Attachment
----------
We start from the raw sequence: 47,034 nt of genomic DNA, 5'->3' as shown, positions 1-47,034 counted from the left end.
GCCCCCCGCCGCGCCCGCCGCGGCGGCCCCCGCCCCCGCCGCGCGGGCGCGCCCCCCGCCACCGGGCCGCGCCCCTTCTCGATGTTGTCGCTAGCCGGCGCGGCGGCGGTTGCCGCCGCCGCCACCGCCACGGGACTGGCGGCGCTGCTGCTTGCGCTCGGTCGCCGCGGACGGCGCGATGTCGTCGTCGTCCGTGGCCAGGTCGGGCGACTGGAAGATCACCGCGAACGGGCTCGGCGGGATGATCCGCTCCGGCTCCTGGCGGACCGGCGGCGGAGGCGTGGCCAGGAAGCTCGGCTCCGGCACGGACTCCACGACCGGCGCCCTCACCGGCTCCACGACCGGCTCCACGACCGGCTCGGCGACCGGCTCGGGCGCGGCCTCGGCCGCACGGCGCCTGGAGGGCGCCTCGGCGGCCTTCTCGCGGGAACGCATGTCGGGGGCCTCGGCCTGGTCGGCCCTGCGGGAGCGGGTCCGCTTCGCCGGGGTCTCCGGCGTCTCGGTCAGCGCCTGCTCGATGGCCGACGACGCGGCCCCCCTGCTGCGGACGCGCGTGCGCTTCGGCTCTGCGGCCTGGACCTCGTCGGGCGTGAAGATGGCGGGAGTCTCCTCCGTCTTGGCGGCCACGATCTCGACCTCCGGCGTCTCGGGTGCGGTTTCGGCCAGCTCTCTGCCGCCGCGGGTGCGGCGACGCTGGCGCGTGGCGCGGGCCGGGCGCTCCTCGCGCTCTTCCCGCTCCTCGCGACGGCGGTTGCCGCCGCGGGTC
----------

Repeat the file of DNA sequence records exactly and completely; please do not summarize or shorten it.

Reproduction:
We start from the raw sequence: 47,034 nt of genomic DNA, 5'->3' as shown, positions 1-47,034 counted from the left end.
GCCCCCCGCCGCGCCCGCCGCGGCGGCCCCCGCCCCCGCCGCGCGGGCGCGCCCCCCGCCACCGGGCCGCGCCCCTTCTCGATGTTGTCGCTAGCCGGCGCGGCGGCGGTTGCCGCCGCCGCCACCGCCACGGGACTGGCGGCGCTGCTGCTTGCGCTCGGTCGCCGCGGACGGCGCGATGTCGTCGTCGTCCGTGGCCAGGTCGGGCGACTGGAAGATCACCGCGAACGGGCTCGGCGGGATGATCCGCTCCGGCTCCTGGCGGACCGGCGGCGGAGGCGTGGCCAGGAAGCTCGGCTCCGGCACGGACTCCACGACCGGCGCCCTCACCGGCTCCACGACCGGCTCCACGACCGGCTCGGCGACCGGCTCGGGCGCGGCCTCGGCCGCACGGCGCCTGGAGGGCGCCTCGGCGGCCTTCTCGCGGGAACGCATGTCGGGGGCCTCGGCCTGGTCGGCCCTGCGGGAGCGGGTCCGCTTCGCCGGGGTCTCCGGCGTCTCGGTCAGCGCCTGCTCGATGGCCGACGACGCGGCCCCCCTGCTGCGGACGCGCGTGCGCTTCGGCTCTGCGGCCTGGACCTCGTCGGGCGTGAAGATGGCGGGAGTCTCCTCCGTCTTGGCGGCCACGATCTCGACCTCCGGCGTCTCGGGTGCGGTTTCGGCCAGCTCTCTGCCGCCGCGGGTGCGGCGACGCTGGCGCGTGGCGCGGGCCGGGCGCTCCTCGCGCTCTTCCCGCTCCTCGCGACGGCGGTTGCCGCCGCGGGTC